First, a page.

Hermeneutics

len on December 14th, 2016

A friend of mine has begun to attend a small new church plant, led by a young man who has been ordained through an independent and charismatic revivalist network. This young man, and a few other speakers that have visited the church plant, have talked about God’s divine judgment upon individuals who are not in […]

Continue reading about apostles and authority

len on October 12th, 2016

I’ve been into this title by Michael J. Gorman – a really excellent, lucid treatment of the book of Revelation. I’ll be spending four Sundays attempting to make Revelation relevant. The challenge when working through this book, one that Luther thought should not have been included in the Canon, is that it has such a […]

Continue reading about reading Revelation responsibly

len on November 4th, 2015

“The problem I have with the complementarian reference to the Trinity in regard to gender is that it is a bad theological move to attempt—by anyone, on any side of this issue. Any strong parallels between the inner life of the Trinity and human relationships just aren’t there. For one obvious thing, the Trinity is/are […]

Continue reading about Stackhouse on the Trinity and Gender

len on March 26th, 2015

The dominant view of atonement for the first 300 years of the Church was Christus Victor. Jesus death and resurrection made him Lord, and established him as sole victor over the forces of death and destruction. Jesus death was a ransom paid to the devil. The Penal Substitution view was there in Scripture, but for […]

Continue reading about which atonement?

len on December 7th, 2014

I do not know if you feel the throbbing of the land in your chest … you may not feel the spiritual anguish as I see the earth ravaged… but you can no longer escape my fate as the soil turns barren and the rivers poison. (Grand Chief John Kelly, 1977) The Comeback, 2014, 220 […]

Continue reading about The Comeback – Pt 2

len on December 5th, 2014

John Ralston Saul argues in “The Comeback” that Canada’s government is colonial and Eurocentric — racist, actually. But the majority of Canada’s people are not. I wish this was less obvious. Saul also argues that this experiment in pluralism and cooperation we call Canada would never have been possible without the generosity and humility in […]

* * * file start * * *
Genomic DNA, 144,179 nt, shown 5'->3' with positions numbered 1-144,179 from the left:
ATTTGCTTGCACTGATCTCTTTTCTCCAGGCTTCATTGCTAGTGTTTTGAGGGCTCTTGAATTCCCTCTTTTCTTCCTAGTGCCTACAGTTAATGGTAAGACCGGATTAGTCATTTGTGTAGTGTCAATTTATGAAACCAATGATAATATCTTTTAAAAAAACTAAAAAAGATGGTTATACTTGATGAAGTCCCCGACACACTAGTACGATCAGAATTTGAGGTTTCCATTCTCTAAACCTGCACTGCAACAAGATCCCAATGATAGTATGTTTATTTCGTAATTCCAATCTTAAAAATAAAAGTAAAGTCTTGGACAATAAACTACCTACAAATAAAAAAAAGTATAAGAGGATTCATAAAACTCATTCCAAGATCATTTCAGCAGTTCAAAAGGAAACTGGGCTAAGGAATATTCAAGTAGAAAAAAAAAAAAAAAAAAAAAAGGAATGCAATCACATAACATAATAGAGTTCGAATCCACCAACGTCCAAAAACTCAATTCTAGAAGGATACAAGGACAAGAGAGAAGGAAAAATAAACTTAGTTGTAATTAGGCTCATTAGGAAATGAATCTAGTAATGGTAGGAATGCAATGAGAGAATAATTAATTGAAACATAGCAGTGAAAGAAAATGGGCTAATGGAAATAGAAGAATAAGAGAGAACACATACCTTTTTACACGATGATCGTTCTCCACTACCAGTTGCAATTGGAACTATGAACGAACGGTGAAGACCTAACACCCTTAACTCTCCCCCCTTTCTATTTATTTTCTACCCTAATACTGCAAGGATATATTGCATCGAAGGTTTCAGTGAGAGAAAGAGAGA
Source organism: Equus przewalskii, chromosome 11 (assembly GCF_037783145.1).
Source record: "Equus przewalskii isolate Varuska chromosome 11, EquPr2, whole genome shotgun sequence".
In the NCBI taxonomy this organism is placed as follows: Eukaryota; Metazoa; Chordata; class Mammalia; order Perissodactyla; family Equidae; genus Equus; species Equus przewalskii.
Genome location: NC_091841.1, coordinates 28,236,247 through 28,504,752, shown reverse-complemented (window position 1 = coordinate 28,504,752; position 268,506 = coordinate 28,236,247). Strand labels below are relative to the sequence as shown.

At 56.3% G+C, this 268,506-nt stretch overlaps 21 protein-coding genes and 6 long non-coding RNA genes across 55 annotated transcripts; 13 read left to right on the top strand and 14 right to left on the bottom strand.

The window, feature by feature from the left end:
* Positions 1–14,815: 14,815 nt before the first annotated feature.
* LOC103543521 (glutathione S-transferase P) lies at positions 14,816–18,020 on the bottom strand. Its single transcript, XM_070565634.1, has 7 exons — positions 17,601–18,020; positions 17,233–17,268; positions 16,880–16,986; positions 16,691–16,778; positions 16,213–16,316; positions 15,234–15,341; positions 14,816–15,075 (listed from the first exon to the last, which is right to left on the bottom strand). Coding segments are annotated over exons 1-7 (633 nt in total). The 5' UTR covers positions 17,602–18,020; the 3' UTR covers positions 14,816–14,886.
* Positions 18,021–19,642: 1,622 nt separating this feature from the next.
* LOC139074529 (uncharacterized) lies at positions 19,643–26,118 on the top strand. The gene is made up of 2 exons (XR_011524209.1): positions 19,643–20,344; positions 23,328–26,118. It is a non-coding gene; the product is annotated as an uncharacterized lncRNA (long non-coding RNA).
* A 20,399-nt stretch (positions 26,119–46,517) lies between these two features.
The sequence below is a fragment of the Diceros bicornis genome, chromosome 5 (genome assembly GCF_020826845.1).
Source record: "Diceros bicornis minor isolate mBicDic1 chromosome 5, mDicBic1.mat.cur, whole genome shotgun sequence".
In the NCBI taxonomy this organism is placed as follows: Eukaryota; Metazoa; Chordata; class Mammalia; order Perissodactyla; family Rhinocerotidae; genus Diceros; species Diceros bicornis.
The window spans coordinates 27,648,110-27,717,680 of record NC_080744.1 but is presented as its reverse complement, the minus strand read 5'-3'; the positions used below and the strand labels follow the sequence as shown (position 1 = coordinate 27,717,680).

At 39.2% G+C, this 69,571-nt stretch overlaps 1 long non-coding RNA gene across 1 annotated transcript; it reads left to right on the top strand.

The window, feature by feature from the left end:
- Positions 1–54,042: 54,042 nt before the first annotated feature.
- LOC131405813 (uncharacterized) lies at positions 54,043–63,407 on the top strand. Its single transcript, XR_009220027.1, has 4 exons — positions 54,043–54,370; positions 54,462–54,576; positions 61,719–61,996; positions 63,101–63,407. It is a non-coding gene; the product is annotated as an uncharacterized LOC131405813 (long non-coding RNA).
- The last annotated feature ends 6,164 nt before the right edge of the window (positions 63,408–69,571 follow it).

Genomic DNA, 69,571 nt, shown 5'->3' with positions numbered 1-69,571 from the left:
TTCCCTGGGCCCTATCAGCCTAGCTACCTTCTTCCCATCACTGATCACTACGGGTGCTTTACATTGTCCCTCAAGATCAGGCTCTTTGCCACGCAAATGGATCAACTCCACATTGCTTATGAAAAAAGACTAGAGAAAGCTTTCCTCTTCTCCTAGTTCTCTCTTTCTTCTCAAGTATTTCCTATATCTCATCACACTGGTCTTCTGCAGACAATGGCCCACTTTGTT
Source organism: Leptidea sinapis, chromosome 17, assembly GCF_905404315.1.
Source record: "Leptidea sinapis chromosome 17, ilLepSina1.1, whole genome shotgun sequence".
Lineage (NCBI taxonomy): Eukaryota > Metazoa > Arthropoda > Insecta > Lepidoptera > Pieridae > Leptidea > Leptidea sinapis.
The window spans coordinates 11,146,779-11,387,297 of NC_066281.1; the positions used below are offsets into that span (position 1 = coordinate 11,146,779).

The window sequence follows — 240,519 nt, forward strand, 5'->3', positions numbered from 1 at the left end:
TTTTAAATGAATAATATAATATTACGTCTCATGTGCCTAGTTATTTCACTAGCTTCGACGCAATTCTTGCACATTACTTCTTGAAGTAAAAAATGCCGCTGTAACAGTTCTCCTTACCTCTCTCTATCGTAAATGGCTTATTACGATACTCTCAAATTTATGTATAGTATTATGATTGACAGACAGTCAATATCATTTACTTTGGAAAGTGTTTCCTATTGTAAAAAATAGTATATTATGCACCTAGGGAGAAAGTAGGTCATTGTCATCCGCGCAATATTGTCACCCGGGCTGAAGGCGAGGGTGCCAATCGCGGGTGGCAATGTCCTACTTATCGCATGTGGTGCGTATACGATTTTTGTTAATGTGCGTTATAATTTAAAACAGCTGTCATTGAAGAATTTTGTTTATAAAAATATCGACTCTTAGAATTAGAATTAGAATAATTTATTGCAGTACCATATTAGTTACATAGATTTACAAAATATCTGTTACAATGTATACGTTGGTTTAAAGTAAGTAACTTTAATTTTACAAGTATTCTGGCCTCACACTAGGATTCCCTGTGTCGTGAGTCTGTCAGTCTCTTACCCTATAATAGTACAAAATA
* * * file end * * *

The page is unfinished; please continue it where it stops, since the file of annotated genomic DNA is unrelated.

Continue reading about the Comeback – Pt I

len on November 20th, 2014

Sedmak writes, “There is a growing awareness that theology is not an instant product that we take from the shelf and put some (local) water in it in order to have an enjoyable drink. Theology is a specifically local adventure if it wants to be relevant for a particular culture. As Michael Amaladoss says ‘The […]

Continue reading about gospel and culture

len on October 30th, 2014

Jesus says, “My sheep hear my voice.” Every believer — every person who has the Holy Spirit — hears from the Lord. But it doesn’t take very long on the journey before you discover that some have greater bandwidth! It literally feels like a mechanical issue – like its encoded in DNA, with no reference […]

Continue reading about AM vs FM – gospel and culture

len on October 9th, 2014

A thick description of a human behavior is one that explains not just the behavior, but its context as well, such that the behavior becomes meaningful to an outsider. The term was used by the anthropologist Clifford Geertz in his The Interpretation of Cultures (1973) to describe his own method of doing ethnography (Geertz 1973:5-6, […]

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len on September 13th, 2014

All theology is local. It’s just that it’s taken us a while to admit it. But of course that’s just a starting point, and it drives us toward the need for an actual practice of the interpretive community. Have you read any of these books? How did they differ? Which was the most helpful? Where […]

Continue reading about local theology